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July 22, 2012
Computed gotos on Reddit
A discussion appeared few days ago on Reddit, about computed 
gotos:

http://www.reddit.com/r/programming/comments/wld04/eli_benderskys_website_computed_goto_for/

http://eli.thegreenplace.net/2012/07/12/computed-goto-for-efficient-dispatch-tables/

Computed gotos are useful to write interpreters. Interpreters are 
a niche but important purpose of system languages like D. 
Computed gotos are also useful to implement certain finite state 
machines (like some used in computational biology).

The GCC back-end supports computed gotos very well, and recent 
versions of LLVM support them decently (but not perfectly). This 
means implementing those gotos in LDC2 and GDC is probably not 
too much hard. DMD back-end probably don't support them (and who 
knows how much work it takes to implement that).

So maybe someday people will add a nonstandard extension to D, 
for GDC and/or LDC to support computed gotos. I hope they will 
use the same syntax, but generally nonstandard extension are a 
portability pain, and some people (purists, language lawyers, 
etc) seem to hate them.

So I have suggested to define a standard syntax for computed 
gotos in D, so LDC and GDC will avoid inventing a different 
syntax, so only DMD is the nonsupporting compiler.

Bye,
bearophile
July 23, 2012
Re: Computed gotos on Reddit
On 23/07/2012 01:35, bearophile wrote:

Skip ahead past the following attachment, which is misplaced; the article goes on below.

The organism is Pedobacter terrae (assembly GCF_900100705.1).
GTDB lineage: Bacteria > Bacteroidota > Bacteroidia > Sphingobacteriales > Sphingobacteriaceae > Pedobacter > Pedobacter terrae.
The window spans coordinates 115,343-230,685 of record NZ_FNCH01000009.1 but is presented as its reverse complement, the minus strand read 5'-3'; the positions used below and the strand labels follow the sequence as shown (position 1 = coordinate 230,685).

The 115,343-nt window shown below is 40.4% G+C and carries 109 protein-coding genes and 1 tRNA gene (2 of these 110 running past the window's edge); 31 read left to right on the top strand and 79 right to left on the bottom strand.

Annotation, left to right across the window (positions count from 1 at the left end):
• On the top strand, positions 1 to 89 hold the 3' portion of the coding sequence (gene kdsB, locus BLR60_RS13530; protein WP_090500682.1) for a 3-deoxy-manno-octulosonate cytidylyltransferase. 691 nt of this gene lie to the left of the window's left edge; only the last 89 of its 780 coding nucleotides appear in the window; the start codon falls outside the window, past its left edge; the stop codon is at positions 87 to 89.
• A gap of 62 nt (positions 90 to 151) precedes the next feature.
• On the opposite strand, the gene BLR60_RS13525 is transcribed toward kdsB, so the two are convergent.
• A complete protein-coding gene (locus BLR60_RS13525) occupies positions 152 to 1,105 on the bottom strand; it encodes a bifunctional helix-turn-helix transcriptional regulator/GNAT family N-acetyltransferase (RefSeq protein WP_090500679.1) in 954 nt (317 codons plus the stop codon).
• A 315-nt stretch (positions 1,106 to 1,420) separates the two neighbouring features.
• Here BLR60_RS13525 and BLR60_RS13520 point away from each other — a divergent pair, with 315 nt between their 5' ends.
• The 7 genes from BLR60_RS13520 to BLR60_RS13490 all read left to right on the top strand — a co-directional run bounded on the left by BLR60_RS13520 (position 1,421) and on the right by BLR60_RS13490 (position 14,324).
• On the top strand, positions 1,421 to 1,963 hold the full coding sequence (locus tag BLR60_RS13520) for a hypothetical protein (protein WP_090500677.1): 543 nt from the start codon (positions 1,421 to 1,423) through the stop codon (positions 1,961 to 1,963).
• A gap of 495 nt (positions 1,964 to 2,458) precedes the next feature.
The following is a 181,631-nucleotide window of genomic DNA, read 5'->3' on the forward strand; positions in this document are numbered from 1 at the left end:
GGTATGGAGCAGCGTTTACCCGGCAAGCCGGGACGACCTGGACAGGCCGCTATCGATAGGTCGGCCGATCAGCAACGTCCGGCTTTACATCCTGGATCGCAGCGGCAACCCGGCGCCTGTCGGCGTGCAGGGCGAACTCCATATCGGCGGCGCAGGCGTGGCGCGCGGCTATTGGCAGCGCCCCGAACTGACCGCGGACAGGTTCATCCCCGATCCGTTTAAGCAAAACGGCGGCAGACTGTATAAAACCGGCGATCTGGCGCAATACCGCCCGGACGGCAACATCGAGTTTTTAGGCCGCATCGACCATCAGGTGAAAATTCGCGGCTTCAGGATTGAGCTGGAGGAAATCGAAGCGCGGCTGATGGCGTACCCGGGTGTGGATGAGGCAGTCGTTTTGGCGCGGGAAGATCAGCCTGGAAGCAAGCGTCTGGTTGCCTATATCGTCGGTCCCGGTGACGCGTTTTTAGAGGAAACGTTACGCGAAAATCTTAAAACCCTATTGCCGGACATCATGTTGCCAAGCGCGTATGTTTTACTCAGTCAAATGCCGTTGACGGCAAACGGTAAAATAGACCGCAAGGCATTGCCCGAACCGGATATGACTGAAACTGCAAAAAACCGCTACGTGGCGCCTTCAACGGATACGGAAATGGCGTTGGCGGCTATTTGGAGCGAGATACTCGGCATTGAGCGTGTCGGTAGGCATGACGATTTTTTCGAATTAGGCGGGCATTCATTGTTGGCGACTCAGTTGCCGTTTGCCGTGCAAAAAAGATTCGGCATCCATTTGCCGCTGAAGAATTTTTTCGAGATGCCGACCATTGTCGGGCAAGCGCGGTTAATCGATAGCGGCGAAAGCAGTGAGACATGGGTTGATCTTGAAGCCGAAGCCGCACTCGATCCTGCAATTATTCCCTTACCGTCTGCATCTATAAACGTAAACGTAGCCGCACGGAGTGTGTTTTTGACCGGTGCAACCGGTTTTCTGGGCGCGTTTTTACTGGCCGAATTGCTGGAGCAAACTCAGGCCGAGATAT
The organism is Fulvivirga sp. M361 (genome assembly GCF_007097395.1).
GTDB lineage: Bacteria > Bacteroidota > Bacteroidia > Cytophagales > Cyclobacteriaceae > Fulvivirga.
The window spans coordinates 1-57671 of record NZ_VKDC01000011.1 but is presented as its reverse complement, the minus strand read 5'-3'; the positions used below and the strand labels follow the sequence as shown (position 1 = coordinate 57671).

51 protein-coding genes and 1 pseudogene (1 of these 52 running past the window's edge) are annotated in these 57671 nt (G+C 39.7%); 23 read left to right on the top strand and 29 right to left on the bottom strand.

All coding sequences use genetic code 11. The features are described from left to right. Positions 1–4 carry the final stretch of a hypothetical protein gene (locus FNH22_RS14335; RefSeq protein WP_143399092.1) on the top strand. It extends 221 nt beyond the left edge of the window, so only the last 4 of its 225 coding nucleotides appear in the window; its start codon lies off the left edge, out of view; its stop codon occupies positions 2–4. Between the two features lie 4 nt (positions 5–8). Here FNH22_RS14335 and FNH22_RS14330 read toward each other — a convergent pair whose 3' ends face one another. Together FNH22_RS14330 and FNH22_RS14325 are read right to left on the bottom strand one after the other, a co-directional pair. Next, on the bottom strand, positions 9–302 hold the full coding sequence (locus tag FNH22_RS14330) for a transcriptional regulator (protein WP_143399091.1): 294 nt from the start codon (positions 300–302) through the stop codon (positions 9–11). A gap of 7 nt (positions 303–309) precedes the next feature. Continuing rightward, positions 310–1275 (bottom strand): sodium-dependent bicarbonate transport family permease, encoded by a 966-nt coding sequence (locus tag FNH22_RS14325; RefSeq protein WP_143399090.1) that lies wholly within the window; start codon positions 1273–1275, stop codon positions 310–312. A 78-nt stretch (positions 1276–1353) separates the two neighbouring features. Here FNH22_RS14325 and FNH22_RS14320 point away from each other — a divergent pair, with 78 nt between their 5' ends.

> A discussion appeared few days ago on Reddit, about computed gotos:
>
> http://www.reddit.com/r/programming/comments/wld04/eli_benderskys_website_computed_goto_for/
>
>
> http://eli.thegreenplace.net/2012/07/12/computed-goto-for-efficient-dispatch-tables/
>


The presented example is insanely unsafe. By giving invalid input, you 
can basically branch randomly.

The check added by the switch is what is required to make it safe, so it 
isn't faster at the end.

The case in the article isn't very strong.
July 23, 2012
Re: Computed gotos on Reddit
On 23-Jul-12 07:05, deadalnix wrote:
> On 23/07/2012 01:35, bearophile wrote:
>> A discussion appeared few days ago on Reddit, about computed gotos:
>>
>> http://www.reddit.com/r/programming/comments/wld04/eli_benderskys_website_computed_goto_for/
>>
>>
>>
>> http://eli.thegreenplace.net/2012/07/12/computed-goto-for-efficient-dispatch-tables/
>>
>>
>
>
> The presented example is insanely unsafe. By giving invalid input, you